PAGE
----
The Paris Agreement long-term temperature goal is to be achieved on the basis of equity. Accomplishing this goal will require carbon dioxide removal (CDR), yet existing plans for CDR deployment are insufficient to meet potential global needs, and equitable approaches for distributing CDR responsibilities between nations are lacking. This study applies two common burden-sharing principles to show how CDR responsibility could be shared between regions in 1.5°C and 2°C mitigation pathways.
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We consider how the burden of deploying CDR over the century could be ‘fairly’ distributed among countries and regions. For this we use two approaches that are based on the widely used equity principles of responsibility, equality and capability: 'cumulative emissions per capita’ (CPCE) a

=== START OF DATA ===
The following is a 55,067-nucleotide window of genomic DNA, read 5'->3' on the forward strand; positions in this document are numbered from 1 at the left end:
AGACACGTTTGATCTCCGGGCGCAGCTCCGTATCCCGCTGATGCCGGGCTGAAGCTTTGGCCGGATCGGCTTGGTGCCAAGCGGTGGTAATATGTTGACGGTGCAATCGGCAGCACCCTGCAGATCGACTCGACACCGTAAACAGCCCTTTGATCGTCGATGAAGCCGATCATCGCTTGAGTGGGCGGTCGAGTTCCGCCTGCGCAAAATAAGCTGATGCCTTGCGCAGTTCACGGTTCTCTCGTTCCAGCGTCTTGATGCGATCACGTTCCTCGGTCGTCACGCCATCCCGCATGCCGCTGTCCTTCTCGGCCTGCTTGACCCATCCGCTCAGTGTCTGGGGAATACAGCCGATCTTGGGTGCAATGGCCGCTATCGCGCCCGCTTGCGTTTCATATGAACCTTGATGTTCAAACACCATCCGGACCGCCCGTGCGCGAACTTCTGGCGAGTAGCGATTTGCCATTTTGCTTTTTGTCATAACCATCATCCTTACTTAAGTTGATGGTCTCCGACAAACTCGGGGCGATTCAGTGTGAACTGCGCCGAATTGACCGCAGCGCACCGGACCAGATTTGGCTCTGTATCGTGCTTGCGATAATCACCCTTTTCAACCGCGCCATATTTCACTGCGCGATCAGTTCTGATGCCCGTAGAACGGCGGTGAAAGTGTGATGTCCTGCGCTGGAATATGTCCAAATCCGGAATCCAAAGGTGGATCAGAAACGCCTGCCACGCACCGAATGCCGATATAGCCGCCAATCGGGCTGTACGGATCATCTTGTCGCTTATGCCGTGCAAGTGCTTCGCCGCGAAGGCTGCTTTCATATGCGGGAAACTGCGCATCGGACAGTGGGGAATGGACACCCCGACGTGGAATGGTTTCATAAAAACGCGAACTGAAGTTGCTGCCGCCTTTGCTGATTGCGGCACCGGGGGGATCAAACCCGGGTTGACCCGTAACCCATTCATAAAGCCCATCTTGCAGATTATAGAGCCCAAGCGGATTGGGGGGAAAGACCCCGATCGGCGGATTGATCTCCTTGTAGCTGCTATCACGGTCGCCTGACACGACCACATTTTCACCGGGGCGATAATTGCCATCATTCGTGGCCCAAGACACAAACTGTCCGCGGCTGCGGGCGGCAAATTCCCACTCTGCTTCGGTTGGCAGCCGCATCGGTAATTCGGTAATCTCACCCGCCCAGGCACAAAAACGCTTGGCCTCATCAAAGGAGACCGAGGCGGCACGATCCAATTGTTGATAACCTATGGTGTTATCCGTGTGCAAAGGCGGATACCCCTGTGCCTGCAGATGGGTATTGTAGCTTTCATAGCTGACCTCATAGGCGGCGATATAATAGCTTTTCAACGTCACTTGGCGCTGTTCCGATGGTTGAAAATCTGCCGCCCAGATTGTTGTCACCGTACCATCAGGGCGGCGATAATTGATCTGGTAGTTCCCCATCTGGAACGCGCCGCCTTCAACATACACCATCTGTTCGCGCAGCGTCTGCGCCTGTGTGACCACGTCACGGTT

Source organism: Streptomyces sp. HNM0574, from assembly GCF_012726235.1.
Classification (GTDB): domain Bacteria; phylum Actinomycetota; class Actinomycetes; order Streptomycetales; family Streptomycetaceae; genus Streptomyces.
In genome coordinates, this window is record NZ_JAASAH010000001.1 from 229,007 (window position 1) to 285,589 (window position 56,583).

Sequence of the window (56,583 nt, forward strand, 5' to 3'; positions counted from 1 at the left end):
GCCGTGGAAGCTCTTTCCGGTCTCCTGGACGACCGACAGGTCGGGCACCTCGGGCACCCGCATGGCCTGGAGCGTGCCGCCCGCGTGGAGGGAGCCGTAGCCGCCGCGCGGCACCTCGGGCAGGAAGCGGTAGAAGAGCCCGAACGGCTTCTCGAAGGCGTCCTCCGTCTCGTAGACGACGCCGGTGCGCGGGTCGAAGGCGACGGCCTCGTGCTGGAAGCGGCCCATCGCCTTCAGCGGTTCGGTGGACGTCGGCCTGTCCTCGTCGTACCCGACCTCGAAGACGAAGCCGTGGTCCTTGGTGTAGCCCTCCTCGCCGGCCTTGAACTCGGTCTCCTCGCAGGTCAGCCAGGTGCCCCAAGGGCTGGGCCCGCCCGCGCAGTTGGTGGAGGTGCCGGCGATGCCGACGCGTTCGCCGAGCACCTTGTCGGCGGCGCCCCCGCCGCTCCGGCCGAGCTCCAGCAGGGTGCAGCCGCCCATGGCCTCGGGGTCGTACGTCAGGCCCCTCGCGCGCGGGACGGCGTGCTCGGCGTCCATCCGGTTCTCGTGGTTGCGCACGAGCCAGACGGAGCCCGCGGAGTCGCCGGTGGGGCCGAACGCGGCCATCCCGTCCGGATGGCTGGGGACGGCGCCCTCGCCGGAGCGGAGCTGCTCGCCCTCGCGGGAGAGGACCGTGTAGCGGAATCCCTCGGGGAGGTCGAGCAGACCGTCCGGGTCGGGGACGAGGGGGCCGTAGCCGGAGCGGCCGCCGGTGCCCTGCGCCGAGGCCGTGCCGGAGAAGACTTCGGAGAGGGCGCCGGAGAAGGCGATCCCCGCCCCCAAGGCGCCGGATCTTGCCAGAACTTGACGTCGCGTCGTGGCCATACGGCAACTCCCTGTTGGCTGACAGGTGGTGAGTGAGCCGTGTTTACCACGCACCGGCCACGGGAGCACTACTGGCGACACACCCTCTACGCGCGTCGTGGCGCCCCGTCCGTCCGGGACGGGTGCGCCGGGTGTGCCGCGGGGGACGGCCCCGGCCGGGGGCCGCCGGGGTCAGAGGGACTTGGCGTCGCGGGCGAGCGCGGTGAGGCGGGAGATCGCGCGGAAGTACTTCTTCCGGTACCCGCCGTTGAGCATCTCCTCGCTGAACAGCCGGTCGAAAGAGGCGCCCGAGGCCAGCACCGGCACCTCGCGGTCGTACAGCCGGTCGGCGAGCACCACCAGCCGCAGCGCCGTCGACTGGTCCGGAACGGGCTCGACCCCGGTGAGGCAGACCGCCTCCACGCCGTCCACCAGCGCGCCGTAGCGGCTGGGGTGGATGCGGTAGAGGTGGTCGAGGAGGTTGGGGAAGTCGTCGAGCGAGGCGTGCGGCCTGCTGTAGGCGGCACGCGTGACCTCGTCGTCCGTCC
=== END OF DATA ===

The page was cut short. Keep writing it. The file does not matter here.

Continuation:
Model based CDR distribution vs. equity-based CDR distribution: CPCE & AP
Regional distribution of CDR for assessed least-cost pathways in the Integrated Assessment Models versus CDR allocation based on the CPCE and AP equity approaches.
Relationship between near-term emission reductions and long-term CDR burdens
Comparison of cumulative 21st-century CDR fair shares for each region with gross emissions in 2030 for the CPCE and AP equity approaches. Stars show where estimated 2030 emission levels under the current NDCs would fall on the regression lines.
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